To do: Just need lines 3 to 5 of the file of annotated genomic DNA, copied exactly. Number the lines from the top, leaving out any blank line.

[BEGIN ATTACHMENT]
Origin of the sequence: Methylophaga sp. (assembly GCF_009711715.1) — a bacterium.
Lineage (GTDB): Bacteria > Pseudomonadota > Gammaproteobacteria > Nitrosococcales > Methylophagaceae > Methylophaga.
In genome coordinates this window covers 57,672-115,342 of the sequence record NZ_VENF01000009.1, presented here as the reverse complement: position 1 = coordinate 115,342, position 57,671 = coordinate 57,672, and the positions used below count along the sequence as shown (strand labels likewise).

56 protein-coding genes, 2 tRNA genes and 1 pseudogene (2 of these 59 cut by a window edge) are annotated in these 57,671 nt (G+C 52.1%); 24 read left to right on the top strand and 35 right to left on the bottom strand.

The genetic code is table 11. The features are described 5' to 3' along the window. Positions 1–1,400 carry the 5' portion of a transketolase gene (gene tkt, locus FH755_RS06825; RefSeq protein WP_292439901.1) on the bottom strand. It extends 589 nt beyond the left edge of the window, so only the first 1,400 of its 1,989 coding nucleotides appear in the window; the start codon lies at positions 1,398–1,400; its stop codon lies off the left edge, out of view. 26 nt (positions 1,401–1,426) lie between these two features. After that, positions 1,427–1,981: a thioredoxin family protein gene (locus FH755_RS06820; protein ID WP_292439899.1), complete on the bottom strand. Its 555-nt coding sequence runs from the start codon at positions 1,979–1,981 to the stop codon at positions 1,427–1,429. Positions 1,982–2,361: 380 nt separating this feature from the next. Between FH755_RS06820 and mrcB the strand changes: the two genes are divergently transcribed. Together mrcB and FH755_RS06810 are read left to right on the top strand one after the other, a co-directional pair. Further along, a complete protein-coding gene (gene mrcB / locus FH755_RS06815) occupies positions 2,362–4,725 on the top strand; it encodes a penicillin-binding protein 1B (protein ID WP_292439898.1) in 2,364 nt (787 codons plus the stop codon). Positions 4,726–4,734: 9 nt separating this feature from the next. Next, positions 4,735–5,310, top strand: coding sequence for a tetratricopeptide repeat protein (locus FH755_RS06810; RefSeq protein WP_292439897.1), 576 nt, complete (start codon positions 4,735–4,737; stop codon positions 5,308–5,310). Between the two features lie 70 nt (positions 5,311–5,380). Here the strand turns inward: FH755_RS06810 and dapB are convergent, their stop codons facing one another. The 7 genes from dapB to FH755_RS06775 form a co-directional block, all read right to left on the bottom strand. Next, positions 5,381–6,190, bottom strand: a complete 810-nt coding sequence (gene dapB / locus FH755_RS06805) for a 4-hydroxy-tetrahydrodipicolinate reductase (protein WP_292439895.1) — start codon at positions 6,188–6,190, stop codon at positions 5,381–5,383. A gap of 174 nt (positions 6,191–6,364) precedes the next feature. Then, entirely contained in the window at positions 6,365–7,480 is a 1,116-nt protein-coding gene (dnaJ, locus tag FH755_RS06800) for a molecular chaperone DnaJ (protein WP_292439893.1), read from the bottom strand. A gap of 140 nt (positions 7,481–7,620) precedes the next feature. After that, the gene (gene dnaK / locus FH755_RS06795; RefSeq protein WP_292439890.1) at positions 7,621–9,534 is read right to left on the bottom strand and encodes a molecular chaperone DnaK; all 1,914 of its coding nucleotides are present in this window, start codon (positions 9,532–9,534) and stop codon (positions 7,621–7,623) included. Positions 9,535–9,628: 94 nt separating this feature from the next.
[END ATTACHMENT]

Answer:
In genome coordinates this window covers 57,672-115,342 of the sequence record NZ_VENF01000009.1, presented here as the reverse complement: position 1 = coordinate 115,342, position 57,671 = coordinate 57,672, and the positions used below count along the sequence as shown (strand labels likewise).

56 protein-coding genes, 2 tRNA genes and 1 pseudogene (2 of these 59 cut by a window edge) are annotated in these 57,671 nt (G+C 52.1%); 24 read left to right on the top strand and 35 right to left on the bottom strand.

The genetic code is table 11. The features are described 5' to 3' along the window. Positions 1–1,400 carry the 5' portion of a transketolase gene (gene tkt, locus FH755_RS06825; RefSeq protein WP_292439901.1) on the bottom strand. It extends 589 nt beyond the left edge of the window, so only the first 1,400 of its 1,989 coding nucleotides appear in the window; the start codon lies at positions 1,398–1,400; its stop codon lies off the left edge, out of view. 26 nt (positions 1,401–1,426) lie between these two features. After that, positions 1,427–1,981: a thioredoxin family protein gene (locus FH755_RS06820; protein ID WP_292439899.1), complete on the bottom strand. Its 555-nt coding sequence runs from the start codon at positions 1,979–1,981 to the stop codon at positions 1,427–1,429. Positions 1,982–2,361: 380 nt separating this feature from the next. Between FH755_RS06820 and mrcB the strand changes: the two genes are divergently transcribed. Together mrcB and FH755_RS06810 are read left to right on the top strand one after the other, a co-directional pair. Further along, a complete protein-coding gene (gene mrcB / locus FH755_RS06815) occupies positions 2,362–4,725 on the top strand; it encodes a penicillin-binding protein 1B (protein ID WP_292439898.1) in 2,364 nt (787 codons plus the stop codon). Positions 4,726–4,734: 9 nt separating this feature from the next. Next, positions 4,735–5,310, top strand: coding sequence for a tetratricopeptide repeat protein (locus FH755_RS06810; RefSeq protein WP_292439897.1), 576 nt, complete (start codon positions 4,735–4,737; stop codon positions 5,308–5,310). Between the two features lie 70 nt (positions 5,311–5,380). Here the strand turns inward: FH755_RS06810 and dapB are convergent, their stop codons facing one another. The 7 genes from dapB to FH755_RS06775 form a co-directional block, all read right to left on the bottom strand. Next, positions 5,381–6,190, bottom strand: a complete 810-nt coding sequence (gene dapB / locus FH755_RS06805) for a 4-hydroxy-tetrahydrodipicolinate reductase (protein WP_292439895.1) — start codon at positions 6,188–6,190, stop codon at positions 5,381–5,383. A gap of 174 nt (positions 6,191–6,364) precedes the next feature. Then, entirely contained in the window at positions 6,365–7,480 is a 1,116-nt protein-coding gene (dnaJ, locus tag FH755_RS06800) for a molecular chaperone DnaJ (protein WP_292439893.1), read from the bottom strand. A gap of 140 nt (positions 7,481–7,620) precedes the next feature. After that, the gene (gene dnaK / locus FH755_RS06795; RefSeq protein WP_292439890.1) at positions 7,621–9,534 is read right to left on the bottom strand and encodes a molecular chaperone DnaK; all 1,914 of its coding nucleotides are present in this window, start codon (positions 9,532–9,534) and stop codon (positions 7,621–7,623) included. Positions 9,535–9,628: 94 nt separating this feature from the next.